2020, BA English, Trinity College Dublin
Isabel (they/them) is a second-year PhD student at the University of North Carolina. Their research broadly focuses on the intersections between language, textual culture, and queer theory in medieval literature. Medieval theories of language and rhetoric inform their investigation, alongside structuralist and post-structuralist criticism. Ambiguous words, semiology, and narratives concerning sex change are of particular interest to their research.
Isabel’s reading of queerness in medieval literature is twofold: they seek to locate queer instances in both didactic religious texts, such as the trans saints in medieval hagiography, and in secular narratives like the 13th century Le Roman de Silence. In both secular and religious frameworks, Isabel is concerned with how language informs structures of sexuality and gender and how these structures are often unsettled and displaced through language. In their reading of queerness in medieval texts, Isabel desires to experiment with how we recognize and interpret ‘queerness’ not as a fixed identity, but as acts, events, and performances in dialogue with identity-formation.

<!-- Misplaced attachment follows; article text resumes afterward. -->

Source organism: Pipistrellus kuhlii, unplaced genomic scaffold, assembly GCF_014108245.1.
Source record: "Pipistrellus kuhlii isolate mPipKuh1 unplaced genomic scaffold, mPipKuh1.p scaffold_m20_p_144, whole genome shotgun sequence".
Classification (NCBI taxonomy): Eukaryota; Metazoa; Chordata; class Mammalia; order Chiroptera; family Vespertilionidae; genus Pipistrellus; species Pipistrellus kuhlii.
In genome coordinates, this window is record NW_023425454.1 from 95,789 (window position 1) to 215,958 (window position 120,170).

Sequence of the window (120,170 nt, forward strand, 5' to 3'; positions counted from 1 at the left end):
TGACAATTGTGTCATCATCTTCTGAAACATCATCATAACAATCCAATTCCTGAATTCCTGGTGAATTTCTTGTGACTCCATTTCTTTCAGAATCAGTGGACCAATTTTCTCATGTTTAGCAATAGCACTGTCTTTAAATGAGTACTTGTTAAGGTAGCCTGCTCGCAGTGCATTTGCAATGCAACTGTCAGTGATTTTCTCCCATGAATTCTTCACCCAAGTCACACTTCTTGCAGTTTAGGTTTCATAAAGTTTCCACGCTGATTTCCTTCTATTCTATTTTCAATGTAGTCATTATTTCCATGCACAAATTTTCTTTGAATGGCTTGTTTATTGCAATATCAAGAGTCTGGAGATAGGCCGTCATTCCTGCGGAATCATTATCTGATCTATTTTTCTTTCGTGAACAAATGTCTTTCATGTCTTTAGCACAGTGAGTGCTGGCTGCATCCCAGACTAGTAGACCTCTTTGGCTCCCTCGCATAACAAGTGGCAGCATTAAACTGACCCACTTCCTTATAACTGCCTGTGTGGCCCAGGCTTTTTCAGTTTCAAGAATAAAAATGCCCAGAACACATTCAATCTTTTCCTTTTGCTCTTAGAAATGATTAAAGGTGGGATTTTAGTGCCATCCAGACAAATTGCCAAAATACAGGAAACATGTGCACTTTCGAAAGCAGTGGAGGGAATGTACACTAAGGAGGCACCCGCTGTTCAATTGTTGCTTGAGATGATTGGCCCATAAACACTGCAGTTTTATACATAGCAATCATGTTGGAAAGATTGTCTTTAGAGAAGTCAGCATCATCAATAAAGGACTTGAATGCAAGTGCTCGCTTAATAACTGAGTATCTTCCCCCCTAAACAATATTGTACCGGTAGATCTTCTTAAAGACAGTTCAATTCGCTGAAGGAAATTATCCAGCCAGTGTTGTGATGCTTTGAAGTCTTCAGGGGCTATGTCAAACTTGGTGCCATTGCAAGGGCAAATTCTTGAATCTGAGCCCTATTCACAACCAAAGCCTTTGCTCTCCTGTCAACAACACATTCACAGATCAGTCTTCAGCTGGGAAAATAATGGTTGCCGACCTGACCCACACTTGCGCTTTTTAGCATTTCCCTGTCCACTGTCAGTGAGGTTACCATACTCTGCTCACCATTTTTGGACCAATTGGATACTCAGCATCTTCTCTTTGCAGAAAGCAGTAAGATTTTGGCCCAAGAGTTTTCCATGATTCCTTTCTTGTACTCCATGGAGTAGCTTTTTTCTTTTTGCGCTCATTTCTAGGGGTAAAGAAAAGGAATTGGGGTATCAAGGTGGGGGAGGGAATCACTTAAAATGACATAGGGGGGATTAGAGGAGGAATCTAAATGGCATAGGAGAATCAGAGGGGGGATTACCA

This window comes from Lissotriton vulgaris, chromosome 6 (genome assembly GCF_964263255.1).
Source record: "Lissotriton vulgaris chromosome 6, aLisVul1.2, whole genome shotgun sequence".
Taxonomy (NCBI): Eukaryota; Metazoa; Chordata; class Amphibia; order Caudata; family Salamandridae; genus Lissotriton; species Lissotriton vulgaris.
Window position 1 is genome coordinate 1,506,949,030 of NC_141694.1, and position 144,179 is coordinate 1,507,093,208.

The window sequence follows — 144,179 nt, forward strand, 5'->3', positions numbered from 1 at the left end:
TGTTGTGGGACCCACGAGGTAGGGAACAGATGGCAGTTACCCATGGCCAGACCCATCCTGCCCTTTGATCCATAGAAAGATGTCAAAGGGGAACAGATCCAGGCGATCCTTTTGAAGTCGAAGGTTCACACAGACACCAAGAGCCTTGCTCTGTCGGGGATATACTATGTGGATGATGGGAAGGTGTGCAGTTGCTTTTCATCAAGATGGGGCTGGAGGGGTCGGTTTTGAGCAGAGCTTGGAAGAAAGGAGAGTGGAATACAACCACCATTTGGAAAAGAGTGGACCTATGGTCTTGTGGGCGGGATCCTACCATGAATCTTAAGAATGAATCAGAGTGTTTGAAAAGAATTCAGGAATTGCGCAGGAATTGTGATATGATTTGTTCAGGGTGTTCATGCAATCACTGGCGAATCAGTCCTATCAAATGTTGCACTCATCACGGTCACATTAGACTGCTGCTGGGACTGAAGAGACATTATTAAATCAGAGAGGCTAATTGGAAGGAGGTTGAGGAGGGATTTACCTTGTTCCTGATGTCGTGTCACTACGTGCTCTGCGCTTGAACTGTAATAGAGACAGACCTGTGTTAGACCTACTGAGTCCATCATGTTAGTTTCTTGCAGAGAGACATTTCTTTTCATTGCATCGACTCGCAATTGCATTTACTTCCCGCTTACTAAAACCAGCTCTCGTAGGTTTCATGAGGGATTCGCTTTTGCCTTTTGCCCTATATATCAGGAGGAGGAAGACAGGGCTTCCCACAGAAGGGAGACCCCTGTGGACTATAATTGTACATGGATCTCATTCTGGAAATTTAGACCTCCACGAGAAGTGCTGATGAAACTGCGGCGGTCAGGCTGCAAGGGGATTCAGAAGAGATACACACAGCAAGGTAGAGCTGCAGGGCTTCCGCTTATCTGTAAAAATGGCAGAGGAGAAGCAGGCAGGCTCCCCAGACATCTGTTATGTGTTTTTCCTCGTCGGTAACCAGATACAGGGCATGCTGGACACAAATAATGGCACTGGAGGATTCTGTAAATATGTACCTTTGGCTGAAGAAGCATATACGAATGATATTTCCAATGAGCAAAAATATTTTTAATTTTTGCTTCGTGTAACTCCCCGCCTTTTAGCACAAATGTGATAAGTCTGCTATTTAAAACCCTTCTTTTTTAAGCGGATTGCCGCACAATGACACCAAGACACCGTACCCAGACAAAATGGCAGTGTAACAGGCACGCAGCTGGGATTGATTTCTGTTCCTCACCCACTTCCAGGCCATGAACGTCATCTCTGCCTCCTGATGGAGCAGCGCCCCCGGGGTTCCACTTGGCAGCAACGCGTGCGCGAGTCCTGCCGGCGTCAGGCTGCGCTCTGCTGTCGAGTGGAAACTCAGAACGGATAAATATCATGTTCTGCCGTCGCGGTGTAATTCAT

They are currently working on two projects: one entitled ‘I kan nat glose’: Queering Illegible Signification in Chaucer’s The Merchant’s Tale,’ which analyzes the infamous pear tree sex scene in Chaucer’s The Merchant’s Tale as a culmination of unintelligible semiotic exchanges of letters and of sexual organs, and the other, “Needle as Queer Instrument of Authorship in Chrétien de Troyes Yvain,” which considers the implications of the textile worker as auctor.
CARA Summer Scholarship, The Medieval Academy of America, 2022